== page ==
The forecast is looking dry and sunny, especially compared to previous years on the Sunshine Coast.
As October continues to see no rain in the forecast, over 150 mm of rain is now required to completely recharge the Chapman Watershed— which much of the Sunshine Coast Regional District relies on for daily use.
The SCRD is in discussion with the Provincial and Federal Governments around environmental flow needs regarding Chapman Lake, as they release roughly 1.7 times more water for environmental flow needs than for human consumption.
The SCRD says a reduction would allow more water to be used for human consumption, and would allow the water supply to be extended.
Three siphons were installed at Edwards Lake last week, bringing 230 litres of water per second. However, as Edwards Lake is draining quickly, the SCRD says it’s “determining whether moving the siphons will extend water supply further.”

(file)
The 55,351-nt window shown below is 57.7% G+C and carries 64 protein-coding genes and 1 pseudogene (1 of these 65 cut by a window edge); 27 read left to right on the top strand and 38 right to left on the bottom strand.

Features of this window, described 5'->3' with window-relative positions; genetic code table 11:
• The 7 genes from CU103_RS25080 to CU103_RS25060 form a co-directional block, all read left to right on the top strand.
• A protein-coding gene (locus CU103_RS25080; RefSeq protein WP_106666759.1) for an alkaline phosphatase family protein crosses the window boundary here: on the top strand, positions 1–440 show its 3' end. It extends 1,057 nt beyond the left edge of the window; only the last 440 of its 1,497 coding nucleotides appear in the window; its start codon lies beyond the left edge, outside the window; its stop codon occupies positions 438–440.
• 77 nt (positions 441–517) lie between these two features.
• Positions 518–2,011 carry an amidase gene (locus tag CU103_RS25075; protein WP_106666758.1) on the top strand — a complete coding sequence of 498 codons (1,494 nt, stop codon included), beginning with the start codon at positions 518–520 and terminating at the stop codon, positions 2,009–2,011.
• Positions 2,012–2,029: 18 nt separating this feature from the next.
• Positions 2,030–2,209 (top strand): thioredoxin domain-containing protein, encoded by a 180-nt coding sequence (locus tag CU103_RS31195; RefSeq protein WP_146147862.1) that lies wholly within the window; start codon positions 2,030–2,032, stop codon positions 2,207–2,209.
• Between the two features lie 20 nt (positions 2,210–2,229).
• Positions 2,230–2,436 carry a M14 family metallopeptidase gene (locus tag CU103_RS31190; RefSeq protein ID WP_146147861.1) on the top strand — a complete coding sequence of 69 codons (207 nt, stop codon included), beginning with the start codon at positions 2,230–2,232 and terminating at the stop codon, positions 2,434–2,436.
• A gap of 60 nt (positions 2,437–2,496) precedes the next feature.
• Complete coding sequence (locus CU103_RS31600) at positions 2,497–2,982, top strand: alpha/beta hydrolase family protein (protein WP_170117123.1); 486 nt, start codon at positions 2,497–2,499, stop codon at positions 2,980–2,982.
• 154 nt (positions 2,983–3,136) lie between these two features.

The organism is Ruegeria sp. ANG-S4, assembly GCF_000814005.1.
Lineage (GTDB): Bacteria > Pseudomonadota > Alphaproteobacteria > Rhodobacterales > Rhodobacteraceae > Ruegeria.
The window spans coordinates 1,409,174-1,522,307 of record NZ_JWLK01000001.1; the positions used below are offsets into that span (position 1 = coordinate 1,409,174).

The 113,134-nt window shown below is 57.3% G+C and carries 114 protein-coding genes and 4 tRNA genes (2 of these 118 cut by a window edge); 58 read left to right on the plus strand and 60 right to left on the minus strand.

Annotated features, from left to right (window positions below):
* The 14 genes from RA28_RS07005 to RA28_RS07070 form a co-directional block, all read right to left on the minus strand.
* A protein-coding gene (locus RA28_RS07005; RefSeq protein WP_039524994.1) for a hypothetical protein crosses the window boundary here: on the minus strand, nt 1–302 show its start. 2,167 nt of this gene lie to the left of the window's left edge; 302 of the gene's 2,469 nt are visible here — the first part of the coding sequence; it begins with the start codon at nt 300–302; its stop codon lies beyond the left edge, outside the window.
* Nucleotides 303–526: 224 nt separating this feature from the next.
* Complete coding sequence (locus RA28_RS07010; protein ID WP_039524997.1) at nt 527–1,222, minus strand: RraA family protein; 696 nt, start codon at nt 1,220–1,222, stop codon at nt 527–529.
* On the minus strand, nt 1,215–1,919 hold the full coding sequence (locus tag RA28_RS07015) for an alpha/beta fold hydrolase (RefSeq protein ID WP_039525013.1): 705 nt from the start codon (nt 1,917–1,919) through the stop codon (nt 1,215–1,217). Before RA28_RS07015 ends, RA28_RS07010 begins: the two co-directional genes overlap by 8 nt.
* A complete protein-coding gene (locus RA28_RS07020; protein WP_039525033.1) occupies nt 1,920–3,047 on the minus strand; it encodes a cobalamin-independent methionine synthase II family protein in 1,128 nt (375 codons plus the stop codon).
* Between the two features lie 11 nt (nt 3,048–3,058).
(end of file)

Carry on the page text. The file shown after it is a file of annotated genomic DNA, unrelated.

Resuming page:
Additionally, the Town of Gibsons is providing the SCRD with one-million litres of water per day. The SCRD is determining this week what it would take to also bring Trout Lake in to supplement water supply.
The SCRD is aiming for 9.5 million liters per day of community use. Over the weekend, use dropped below 10 million liters. More information on conserving water is available here. 64 warnings and 10 fines have been issued to people not following conservation rules, and letters to businesses identified as high water users were sent out last week.
The district has received questions about the Church Road Well Field project. It has taken a while due to construction delays and supply chain issues.
“The SCRD is however looking at potential ways that water supply may be taken from the Church Road Well Field with the use of a generator and some alternative plumbing in the Church Road Water Treatment Plant. It is anticipated that an update on this will be available next week,” writes the district.
Additionally, it’s anticipated that the water meter program will begin with installations in early 2023.